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'[PIC] Serial Test Tool, was [PIC] RAM display'
2006\04\03@030335 by Bob Axtell

face picon face
Neat idea.

I developed a manufacturing test tool several years ago, during the
era. This one sends out on ONE pin. It pumps out a manchester code (variable
time between bits, but the information is always a fixed percentage of
the bit width).
I have it send out a  line of 16  bytes, usually (but not always)
advanced one line of
16 with each pass plus 9 bits of RAM ADDRESS info, plus two start bits
and two
stop bits. The total bit count is 16*8  + 9 + 2 + 2 = 141 bits. With a
bit period of 5mS,
it takes 141*5 or 705mS per pass. I post a gap to allow the receiver to

The data looks like this:

_---_-__-          etc (A ONE then a ZERO)

The bit begins with a ONE, and ends when the NEXT bit starts. A ONE is
when the bit pulse with is MORE than 50% of its bit length, a ZERO is
defined as
LESS than 50%. I run it flawlessly at 5mS per bit, but it operates well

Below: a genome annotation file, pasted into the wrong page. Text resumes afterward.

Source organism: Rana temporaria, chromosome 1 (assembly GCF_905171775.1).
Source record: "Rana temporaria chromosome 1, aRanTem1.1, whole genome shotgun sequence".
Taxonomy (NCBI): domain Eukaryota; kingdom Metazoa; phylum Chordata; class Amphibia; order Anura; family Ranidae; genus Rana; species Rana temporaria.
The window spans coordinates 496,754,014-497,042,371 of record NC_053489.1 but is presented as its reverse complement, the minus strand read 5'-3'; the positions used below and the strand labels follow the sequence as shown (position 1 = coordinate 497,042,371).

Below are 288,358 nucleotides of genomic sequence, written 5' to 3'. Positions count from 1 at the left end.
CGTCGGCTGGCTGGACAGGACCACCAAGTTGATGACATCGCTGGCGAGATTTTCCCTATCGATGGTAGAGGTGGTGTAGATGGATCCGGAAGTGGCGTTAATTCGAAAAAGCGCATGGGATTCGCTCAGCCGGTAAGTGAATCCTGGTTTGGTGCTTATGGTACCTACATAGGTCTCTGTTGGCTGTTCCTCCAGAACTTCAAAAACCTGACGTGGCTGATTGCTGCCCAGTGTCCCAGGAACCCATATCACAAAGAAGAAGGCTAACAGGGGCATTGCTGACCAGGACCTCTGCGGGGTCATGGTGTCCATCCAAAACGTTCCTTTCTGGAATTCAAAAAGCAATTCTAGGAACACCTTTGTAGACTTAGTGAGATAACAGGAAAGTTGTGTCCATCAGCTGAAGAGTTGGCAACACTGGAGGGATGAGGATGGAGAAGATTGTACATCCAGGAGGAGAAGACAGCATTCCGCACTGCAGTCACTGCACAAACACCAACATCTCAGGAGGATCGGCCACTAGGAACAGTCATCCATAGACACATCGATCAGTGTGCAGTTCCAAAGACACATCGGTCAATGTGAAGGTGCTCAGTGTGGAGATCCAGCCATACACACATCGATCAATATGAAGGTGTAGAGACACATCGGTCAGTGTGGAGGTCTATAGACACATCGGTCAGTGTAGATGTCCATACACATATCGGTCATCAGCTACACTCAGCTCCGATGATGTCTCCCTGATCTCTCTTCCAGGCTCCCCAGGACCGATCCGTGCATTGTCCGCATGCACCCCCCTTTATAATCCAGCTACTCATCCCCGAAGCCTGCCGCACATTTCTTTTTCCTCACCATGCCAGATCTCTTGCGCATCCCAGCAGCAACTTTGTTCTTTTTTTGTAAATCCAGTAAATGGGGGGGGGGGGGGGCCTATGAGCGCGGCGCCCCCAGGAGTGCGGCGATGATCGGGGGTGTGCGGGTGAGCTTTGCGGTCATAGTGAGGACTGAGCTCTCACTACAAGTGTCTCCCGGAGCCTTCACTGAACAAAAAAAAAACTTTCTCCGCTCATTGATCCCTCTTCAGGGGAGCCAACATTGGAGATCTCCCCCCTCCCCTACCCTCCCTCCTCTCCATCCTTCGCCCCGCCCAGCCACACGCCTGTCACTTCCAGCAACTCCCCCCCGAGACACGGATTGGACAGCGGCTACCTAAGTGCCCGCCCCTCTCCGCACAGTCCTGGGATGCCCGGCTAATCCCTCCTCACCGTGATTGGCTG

at 1mS per
bit as well, You can see that the LAST bit in the bit stream contains NO

The receiver for this is an old DOS 66Mhz laptop. The signal goes into a
pin on a printer port. Together with a ground, that's all there is. A
twisted test
cable can be as far away as 10 meters and recover the data reliably.

The way the data is recovered with two timers. The first one measures time
between bits, and the second measures the time the bit pulse is HIGH. On the
DOS machine, I used a bad serial port (logic worked, RS232 driver was
blown) to provide an internal timer, by sending data as fast as possible
at 115kb
and counting each transmission time. That timer was used as a reliable fast
measurement. The standard tick clock is too slow (18 ticks/sec).

Jinx wrote:

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2006\04\03@043230 by Jinx

face picon face

> Neat idea.

Thanks. PICs can be put to all sorts of uses to test other PICs. A
long time ago I made a logic analyser with an F84. Although it was
only 4MHz, what I did was use a 50MHz crystal driving fast cache
RAM and have the F84 merely supervise and do the upload to a
PC. Got me out of a lot of hardware scrapes and solved more than
a few headscratchers. Since then I've made the odd tool and they
all give a valuable insight as to what's going on

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